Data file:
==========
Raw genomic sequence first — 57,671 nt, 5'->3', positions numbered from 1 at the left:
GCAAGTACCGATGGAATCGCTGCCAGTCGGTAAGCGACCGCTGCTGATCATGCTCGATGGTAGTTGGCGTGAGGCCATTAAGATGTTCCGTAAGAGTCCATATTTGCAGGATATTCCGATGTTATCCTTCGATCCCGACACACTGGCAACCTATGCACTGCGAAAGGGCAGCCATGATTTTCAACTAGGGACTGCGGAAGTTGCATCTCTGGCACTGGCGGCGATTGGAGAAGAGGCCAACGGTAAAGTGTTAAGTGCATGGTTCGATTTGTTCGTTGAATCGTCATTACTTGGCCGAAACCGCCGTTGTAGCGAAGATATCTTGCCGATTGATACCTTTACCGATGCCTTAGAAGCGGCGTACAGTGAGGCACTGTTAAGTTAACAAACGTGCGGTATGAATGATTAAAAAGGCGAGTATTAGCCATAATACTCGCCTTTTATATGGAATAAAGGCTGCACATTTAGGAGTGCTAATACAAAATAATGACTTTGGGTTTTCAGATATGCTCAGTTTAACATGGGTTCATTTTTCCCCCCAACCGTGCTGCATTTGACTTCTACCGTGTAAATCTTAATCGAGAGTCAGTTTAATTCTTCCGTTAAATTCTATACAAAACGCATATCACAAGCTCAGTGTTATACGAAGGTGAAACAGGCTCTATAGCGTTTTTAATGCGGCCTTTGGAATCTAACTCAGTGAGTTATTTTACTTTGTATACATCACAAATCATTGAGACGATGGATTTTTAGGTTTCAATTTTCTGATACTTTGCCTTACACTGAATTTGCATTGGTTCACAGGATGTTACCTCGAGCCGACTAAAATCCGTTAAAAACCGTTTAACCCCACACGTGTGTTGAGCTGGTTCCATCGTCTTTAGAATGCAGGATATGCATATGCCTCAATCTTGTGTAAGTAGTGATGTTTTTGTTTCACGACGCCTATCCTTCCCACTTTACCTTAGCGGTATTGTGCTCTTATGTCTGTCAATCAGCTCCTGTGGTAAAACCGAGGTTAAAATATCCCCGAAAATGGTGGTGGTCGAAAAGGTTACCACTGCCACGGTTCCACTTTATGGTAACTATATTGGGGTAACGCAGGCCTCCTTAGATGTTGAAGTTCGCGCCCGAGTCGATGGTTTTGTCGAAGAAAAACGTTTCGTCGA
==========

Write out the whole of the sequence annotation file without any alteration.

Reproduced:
Raw genomic sequence first — 57,671 nt, 5'->3', positions numbered from 1 at the left:
GCAAGTACCGATGGAATCGCTGCCAGTCGGTAAGCGACCGCTGCTGATCATGCTCGATGGTAGTTGGCGTGAGGCCATTAAGATGTTCCGTAAGAGTCCATATTTGCAGGATATTCCGATGTTATCCTTCGATCCCGACACACTGGCAACCTATGCACTGCGAAAGGGCAGCCATGATTTTCAACTAGGGACTGCGGAAGTTGCATCTCTGGCACTGGCGGCGATTGGAGAAGAGGCCAACGGTAAAGTGTTAAGTGCATGGTTCGATTTGTTCGTTGAATCGTCATTACTTGGCCGAAACCGCCGTTGTAGCGAAGATATCTTGCCGATTGATACCTTTACCGATGCCTTAGAAGCGGCGTACAGTGAGGCACTGTTAAGTTAACAAACGTGCGGTATGAATGATTAAAAAGGCGAGTATTAGCCATAATACTCGCCTTTTATATGGAATAAAGGCTGCACATTTAGGAGTGCTAATACAAAATAATGACTTTGGGTTTTCAGATATGCTCAGTTTAACATGGGTTCATTTTTCCCCCCAACCGTGCTGCATTTGACTTCTACCGTGTAAATCTTAATCGAGAGTCAGTTTAATTCTTCCGTTAAATTCTATACAAAACGCATATCACAAGCTCAGTGTTATACGAAGGTGAAACAGGCTCTATAGCGTTTTTAATGCGGCCTTTGGAATCTAACTCAGTGAGTTATTTTACTTTGTATACATCACAAATCATTGAGACGATGGATTTTTAGGTTTCAATTTTCTGATACTTTGCCTTACACTGAATTTGCATTGGTTCACAGGATGTTACCTCGAGCCGACTAAAATCCGTTAAAAACCGTTTAACCCCACACGTGTGTTGAGCTGGTTCCATCGTCTTTAGAATGCAGGATATGCATATGCCTCAATCTTGTGTAAGTAGTGATGTTTTTGTTTCACGACGCCTATCCTTCCCACTTTACCTTAGCGGTATTGTGCTCTTATGTCTGTCAATCAGCTCCTGTGGTAAAACCGAGGTTAAAATATCCCCGAAAATGGTGGTGGTCGAAAAGGTTACCACTGCCACGGTTCCACTTTATGGTAACTATATTGGGGTAACGCAGGCCTCCTTAGATGTTGAAGTTCGCGCCCGAGTCGATGGTTTTGTCGAAGAAAAACGTTTCGTCGA